If time is short due to loss of thrust at low altitude, a “quick“ ditching procedure is available on the back of the normal checklist. This procedure gives you a suitable configuration for ditching (CONF 2, Gear up) and a table for determining a suitable approach speed given your gross weight. It also instructs that the APU be started, the ditching button be pushed, provides guidance for the flare (minimise VS, attitude 11°) and provides instructions for shutting down the engines and APU on touchdown (all masters off).

The ditching performed by flight 1549 would be considered a quick ditch, though there was some debate over this fact and, resultingly, whether the correct procedure was followed. If time had permitted, the crew would have completed a procedure similar to this one in the QRH:

enter image description here

Since there was probably not time to pull that book out and leaf through it, the (arguably) correct action was to work the forced landing / ditching procedures on the back of the normal checklist which will include the details quoted above.

Note that I've tried to provide the Airbus manual here. The exact checklists usually vary from airline to airline and airlines will often publish their own QRH as well. I don't know for sure which checklists or handbooks were present in the A320 involved in that incident but chances are they had at least nearly the same content as the Airbus variant.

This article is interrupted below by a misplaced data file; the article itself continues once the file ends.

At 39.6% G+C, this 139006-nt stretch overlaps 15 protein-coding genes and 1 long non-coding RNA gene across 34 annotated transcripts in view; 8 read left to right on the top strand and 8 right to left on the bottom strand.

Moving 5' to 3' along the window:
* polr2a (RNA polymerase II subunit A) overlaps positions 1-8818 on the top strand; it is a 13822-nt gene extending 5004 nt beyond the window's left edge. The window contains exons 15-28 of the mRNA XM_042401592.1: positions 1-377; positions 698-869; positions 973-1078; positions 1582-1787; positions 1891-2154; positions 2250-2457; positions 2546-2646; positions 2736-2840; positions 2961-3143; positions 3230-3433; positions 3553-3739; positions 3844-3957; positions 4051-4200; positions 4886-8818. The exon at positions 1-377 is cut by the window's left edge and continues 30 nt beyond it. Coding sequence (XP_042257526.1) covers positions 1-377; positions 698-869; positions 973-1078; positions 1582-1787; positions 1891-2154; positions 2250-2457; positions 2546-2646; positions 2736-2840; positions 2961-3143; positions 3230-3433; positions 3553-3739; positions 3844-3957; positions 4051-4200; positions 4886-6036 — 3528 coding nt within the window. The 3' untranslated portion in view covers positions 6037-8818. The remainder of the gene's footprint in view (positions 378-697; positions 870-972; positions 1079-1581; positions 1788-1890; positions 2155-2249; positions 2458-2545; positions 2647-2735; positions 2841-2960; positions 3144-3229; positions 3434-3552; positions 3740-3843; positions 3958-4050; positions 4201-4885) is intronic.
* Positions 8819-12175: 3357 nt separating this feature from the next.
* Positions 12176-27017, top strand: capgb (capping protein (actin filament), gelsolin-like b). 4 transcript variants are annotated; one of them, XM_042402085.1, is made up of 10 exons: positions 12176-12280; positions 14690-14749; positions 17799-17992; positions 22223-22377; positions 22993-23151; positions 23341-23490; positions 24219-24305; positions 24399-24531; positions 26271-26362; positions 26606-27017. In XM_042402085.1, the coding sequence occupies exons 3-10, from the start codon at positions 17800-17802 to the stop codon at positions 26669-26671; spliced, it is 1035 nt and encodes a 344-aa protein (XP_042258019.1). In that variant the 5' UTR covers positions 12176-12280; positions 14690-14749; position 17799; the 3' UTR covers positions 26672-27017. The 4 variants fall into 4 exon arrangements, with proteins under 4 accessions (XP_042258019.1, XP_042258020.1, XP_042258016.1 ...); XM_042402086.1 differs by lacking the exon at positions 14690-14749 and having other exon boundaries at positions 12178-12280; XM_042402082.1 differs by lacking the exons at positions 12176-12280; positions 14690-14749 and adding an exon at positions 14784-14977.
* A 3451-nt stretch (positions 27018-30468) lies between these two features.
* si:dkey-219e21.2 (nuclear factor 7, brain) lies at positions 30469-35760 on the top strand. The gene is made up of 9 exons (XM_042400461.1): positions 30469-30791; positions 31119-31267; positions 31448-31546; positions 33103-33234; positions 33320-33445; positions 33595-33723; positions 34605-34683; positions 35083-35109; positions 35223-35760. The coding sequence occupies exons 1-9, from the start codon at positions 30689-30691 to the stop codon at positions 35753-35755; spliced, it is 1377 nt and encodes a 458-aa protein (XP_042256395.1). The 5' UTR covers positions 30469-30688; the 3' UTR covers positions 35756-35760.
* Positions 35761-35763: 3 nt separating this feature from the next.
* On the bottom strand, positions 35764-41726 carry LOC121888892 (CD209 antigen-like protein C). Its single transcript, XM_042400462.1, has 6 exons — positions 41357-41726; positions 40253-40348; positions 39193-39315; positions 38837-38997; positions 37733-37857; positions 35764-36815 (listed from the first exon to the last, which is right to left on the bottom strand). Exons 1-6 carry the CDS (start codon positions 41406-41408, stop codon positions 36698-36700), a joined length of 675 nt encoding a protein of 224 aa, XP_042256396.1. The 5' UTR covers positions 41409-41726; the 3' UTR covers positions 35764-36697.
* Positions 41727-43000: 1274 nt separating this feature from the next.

I don't yet have an answer to what could go wrong but I'll get that a bit later. One thing off the top of my head is that if the pilot had not activated the much-celebrated ditch switch then the plane would likely have flooded faster and maybe there would not have been time to evacuate.

  • $\begingroup$ I've been trying to find the date the first version of the non-normal notes were written. Were they written before 1549, or because of? $\endgroup$
    – CGCampbell
    Commented Mar 9, 2018 at 18:04
  • $\begingroup$ @CGCampbell I was curious also but haven't been able to find a good answer to that. Here's my pure speculation: These sorts of documents are created before the plane is delivered to customers. Aircraft notes are generally updated throughout the life of the plane. There have certainly be updates to the document since the ditching so it would be interesting to know if there have been any updates because of the ditching. $\endgroup$
    – user28387
    Commented Mar 9, 2018 at 21:46
  • $\begingroup$ There were reports at the time that the ditch switch was never activated. It seems to have worked out just fine though. $\endgroup$ Commented Mar 10, 2018 at 0:45
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    $\begingroup$ Note that the ditching section pictured here is on the third page of the Engine Dual Failure Checklist. They never got past page 1. I’m certain the “quick ditching” procedure was created in response to 1549. From the NTSB report: “Airbus had not considered developing a checklist for use at a low altitude, when limited time is available before ground or water impact. Discussions with A320 operators and a manufacturer also indicated that low-altitude, dual-engine failure checklists are not readily available in the industry.” A shorter checklist for this situation was one of the recommendations $\endgroup$
    – TomMcW
    Commented Mar 10, 2018 at 23:25